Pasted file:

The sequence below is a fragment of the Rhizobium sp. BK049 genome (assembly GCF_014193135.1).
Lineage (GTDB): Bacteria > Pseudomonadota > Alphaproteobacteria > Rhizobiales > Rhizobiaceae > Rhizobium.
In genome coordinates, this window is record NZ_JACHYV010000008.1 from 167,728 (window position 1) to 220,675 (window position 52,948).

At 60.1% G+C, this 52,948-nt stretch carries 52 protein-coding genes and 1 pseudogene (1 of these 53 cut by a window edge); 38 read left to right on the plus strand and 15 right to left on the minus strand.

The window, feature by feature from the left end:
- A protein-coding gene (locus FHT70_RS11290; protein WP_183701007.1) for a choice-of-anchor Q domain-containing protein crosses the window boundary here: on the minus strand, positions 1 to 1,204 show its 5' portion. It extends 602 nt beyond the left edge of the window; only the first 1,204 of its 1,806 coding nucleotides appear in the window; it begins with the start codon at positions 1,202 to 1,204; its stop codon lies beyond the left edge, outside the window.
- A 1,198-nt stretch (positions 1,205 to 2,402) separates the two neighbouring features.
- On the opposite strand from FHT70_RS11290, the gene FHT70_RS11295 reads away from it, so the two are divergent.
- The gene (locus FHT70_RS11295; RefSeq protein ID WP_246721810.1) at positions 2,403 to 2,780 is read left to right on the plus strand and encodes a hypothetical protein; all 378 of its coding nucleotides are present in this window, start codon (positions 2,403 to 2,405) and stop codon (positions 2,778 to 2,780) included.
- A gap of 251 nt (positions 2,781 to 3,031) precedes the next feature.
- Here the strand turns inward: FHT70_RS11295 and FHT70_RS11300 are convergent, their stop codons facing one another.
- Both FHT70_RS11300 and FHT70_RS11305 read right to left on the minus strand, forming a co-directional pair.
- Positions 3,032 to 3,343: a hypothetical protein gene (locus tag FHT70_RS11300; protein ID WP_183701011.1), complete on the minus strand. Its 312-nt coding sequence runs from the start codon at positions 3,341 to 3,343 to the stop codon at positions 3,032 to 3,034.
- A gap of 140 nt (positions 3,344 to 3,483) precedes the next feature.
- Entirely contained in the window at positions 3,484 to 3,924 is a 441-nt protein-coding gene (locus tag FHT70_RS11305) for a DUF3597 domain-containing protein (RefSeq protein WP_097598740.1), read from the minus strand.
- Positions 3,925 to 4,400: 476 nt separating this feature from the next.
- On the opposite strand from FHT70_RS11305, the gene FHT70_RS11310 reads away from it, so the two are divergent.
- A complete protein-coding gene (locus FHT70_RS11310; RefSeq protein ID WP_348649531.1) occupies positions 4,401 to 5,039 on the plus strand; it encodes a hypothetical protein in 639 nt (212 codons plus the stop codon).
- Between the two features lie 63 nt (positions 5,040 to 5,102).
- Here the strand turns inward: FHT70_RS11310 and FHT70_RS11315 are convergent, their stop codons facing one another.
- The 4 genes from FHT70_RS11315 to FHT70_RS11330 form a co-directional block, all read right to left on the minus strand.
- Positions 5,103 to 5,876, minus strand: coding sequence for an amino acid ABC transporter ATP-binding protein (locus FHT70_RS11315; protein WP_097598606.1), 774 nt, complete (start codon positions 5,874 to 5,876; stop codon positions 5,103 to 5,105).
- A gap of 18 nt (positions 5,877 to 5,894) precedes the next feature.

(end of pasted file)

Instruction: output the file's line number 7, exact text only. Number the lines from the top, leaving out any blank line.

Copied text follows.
- A 1,198-nt stretch (positions 1,205 to 2,402) separates the two neighbouring features.